Wednesday, August 14, 2013

Shanowerthon! — The Giant Garden of Oz

Way back when I was re-reading the Oz books in the early 2000s (how the time has flown!), I put all of L. Frank Baum's Oz books on hold at the library, and also asked about any titles by Eric Shanower, fondly remembering his Oz graphic novels.

I remember calling them by phone (some of the librarians could identify me by the sound of my voice), and they listed the five graphic novels and a book called The Giant Garden of Oz. At this time, I didn't know Eric had done anything with Oz outside of the graphic novels, so I assumed it was a sixth that hadn't been listed on the previous five books.

When the book arrived at the library and I picked it up, I was surprised to see that it looked like a fairly normal novel. "Oh, cool!" I thought, "It's a really long one like one of those books of manga." Then I opened it up.

It was a regular prose and picture Oz book, but by Eric Shanower.

I discovered later that this was part of a wave of new Oz fiction published by Books of Wonder. Peter Glassman approached many Oz fans about publishing new Oz books. Along with Eric Shanower were books by Eric Gjovaag and Karyl Carlson, Bill Campell and Irwin Terry, Donald Abbot, Robin Hess, David Hulan and others. I have yet to get all of these books.

The story of The Giant Garden of Oz finds Dorothy (accompanied by Toto and Billina) going to visit Aunt Em and Uncle Henry on a new farm they've moved to. It's not a farm just like the one back in Kansas, because while Aunt Em and Uncle Henry can work it and grow crops, they also have magical conveniences to help them do their work much more easily. Also, the animals on the farm can talk, making that part easier.
Things are going well on the farm, but the next morning, they discover that the vegetable garden out front has grown to an enormous size, preventing them from easily leaving the farm. Dorothy, Billina and Toto head out alone to get to the Emerald City for help.

What I found impressive is that most would have just had the garden get bigger, but Eric thinks it out logically: the vegetables have grown larger, so they're all squeezed together, a row of carrots even upsetting the house.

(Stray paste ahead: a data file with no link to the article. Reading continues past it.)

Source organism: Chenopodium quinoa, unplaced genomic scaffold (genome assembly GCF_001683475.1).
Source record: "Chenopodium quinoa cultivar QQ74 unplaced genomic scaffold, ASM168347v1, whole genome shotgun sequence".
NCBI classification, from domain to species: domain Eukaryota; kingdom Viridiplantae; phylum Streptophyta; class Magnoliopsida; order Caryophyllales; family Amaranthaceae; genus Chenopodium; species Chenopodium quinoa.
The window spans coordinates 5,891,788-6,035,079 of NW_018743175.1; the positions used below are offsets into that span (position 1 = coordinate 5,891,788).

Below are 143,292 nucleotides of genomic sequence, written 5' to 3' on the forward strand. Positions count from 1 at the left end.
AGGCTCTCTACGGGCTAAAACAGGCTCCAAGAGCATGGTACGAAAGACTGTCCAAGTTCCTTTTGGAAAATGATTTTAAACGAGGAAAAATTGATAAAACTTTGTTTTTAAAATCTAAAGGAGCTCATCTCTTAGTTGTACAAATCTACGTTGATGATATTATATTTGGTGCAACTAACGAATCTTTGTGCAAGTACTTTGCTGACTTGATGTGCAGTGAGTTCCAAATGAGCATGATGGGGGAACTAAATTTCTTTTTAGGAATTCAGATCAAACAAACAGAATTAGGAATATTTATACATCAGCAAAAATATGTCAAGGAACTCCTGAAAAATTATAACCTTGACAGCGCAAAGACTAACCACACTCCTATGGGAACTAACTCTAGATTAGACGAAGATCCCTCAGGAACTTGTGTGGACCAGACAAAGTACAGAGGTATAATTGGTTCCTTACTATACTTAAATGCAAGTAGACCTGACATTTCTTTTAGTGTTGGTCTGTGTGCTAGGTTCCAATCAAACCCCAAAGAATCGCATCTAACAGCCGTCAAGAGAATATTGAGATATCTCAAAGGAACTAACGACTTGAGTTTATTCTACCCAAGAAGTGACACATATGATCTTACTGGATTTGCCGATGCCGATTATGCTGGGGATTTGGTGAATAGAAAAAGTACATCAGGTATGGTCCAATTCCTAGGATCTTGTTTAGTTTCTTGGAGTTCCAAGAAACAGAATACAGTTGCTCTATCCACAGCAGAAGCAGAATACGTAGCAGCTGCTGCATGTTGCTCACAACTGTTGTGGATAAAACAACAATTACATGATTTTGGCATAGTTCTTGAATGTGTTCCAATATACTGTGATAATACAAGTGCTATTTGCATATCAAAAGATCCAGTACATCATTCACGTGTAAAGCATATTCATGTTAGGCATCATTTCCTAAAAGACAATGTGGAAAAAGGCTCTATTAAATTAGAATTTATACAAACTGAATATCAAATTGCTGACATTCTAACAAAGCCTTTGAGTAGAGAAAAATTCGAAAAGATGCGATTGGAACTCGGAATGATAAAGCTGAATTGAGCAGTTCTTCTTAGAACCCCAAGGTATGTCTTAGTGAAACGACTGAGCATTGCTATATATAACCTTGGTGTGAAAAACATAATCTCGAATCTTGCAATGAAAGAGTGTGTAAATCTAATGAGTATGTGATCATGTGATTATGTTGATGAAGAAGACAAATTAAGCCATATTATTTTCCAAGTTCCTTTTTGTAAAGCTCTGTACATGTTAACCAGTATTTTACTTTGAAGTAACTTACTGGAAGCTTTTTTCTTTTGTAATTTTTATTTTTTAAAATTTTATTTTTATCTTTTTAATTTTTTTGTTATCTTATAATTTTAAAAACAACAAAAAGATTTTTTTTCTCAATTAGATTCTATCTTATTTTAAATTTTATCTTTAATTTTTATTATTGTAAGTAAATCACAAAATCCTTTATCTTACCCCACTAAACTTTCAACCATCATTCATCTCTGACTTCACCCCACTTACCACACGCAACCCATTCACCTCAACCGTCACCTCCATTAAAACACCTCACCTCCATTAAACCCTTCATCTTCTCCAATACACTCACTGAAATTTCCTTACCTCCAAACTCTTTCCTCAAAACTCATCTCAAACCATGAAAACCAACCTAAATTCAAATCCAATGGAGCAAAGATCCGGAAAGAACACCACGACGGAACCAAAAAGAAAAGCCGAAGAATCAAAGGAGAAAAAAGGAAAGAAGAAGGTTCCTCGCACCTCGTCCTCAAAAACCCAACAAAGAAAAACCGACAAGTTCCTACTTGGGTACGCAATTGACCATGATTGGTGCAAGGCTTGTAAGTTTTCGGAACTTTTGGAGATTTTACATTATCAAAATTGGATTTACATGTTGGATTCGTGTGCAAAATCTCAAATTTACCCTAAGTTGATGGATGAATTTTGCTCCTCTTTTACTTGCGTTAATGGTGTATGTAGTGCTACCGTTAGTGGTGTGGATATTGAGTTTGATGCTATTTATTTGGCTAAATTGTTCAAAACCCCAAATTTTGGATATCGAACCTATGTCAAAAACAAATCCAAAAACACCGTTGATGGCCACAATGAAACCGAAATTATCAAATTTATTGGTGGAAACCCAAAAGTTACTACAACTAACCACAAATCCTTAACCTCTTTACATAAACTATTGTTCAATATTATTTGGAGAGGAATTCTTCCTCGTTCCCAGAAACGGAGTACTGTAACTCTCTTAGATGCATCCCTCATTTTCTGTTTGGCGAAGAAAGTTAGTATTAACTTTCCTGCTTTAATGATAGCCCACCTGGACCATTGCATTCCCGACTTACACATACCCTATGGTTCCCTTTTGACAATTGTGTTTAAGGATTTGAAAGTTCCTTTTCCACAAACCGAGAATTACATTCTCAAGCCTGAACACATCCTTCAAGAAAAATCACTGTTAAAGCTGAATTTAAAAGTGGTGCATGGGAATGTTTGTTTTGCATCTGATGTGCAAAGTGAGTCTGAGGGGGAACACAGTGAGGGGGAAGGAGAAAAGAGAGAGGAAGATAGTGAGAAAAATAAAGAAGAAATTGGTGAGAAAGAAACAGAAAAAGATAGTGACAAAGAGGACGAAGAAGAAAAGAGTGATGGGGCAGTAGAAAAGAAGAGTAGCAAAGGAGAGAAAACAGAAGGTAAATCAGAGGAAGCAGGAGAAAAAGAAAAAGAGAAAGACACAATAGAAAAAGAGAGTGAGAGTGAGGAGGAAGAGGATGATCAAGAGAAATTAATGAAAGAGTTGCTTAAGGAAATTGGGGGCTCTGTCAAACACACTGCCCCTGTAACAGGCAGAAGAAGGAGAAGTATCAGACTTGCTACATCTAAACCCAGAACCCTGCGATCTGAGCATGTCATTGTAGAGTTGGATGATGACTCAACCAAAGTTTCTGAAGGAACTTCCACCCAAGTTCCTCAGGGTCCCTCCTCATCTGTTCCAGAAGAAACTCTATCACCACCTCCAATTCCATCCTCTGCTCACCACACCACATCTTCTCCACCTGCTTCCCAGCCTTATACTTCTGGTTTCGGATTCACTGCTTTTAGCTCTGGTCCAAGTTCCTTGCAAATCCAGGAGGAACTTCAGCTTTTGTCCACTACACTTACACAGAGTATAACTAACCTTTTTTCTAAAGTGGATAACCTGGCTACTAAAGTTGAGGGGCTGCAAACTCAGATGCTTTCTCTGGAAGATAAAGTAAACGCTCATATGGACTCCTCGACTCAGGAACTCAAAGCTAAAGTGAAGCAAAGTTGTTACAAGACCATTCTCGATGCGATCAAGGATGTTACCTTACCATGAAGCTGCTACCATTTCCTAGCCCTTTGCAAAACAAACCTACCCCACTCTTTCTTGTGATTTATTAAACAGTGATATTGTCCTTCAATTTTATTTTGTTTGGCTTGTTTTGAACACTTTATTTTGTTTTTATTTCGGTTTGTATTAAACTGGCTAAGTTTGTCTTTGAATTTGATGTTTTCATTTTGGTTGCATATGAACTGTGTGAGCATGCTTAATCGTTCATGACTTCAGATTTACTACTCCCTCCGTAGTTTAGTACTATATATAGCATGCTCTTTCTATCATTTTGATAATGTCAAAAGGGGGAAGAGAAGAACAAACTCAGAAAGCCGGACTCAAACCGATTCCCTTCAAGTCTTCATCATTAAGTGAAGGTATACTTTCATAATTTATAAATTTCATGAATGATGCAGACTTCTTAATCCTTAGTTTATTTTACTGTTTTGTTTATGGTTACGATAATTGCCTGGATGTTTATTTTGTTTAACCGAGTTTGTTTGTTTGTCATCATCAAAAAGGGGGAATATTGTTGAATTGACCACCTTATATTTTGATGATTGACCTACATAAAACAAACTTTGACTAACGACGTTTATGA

Journeying away from the farm, Toto and Billina mysteriously disappear, along with the basket containing Dorothy's food for the trip. Dorothy has to continue on alone. Along the way, she is joined by Imogene, a cow who gives different kinds of milk and other dairy products based on her moods. (A pretty exciting day yields whipped cream, for instance.) They soon run into the Wizard, who has taken up ballooning again.

I rather liked that theme that Uncle Henry and Aunt Em and the Wizard were picking up on their American occupations that they'd previously failed at. As Dorothy explains, "In a land where no one grows older and no one can ever die, I've got all the time in the world."

And yes, Imogene is based on Dorothy's pet cow that replaced Toto in the 1903 Wizard of Oz musical extravaganza. Shanower's Imogene is a very different character, however.

Dorothy, Imogene and the Wizard try to save Aunt Em, Uncle Henry, Billina, and Toto, but are beset by a storm and giant moles who pull Dorothy and Imogene underground for a rather spooky experience! And that's not even the biggest thing to happen! (Pun quite intended.)

As I said, Eric takes a very logical and reasonable approach to magic and how things in Oz work. Even though the story has been criticized for having a rather dark tone, at no point does it feel like Eric is being unfaithful to the world that Baum created. Oz, as Baum wrote it, can be a scary place, and Eric embraces it. The Oz characters feel like fully three-dimensional characters, particularly Dorothy, as Eric often tells us what she's thinking. All of this well-done storytelling has led to me actually calling it one of my favorite non-Famous Forty Oz books, a point even Eric has wondered at.

I bought my own copy of Giant Garden eventually and have read it a few times over the years, making sure not to enjoy it too often. I once began to read it in 2011, as I was heading to the Winkie Convention and had it with me for Eric to sign. I wound up not finishing it due to the other Oz books I'd picked up then, but he did autograph it for me!

 Books of Wonder no longer lists The Giant Garden of Oz on their website, so it is currently out of print. But it can be found for a reasonable price on many used book sites.

1 comment:

Nathan said...

I believe I recently saw at least one copy of Giant Garden in the physical Books of Wonder store in Manhattan.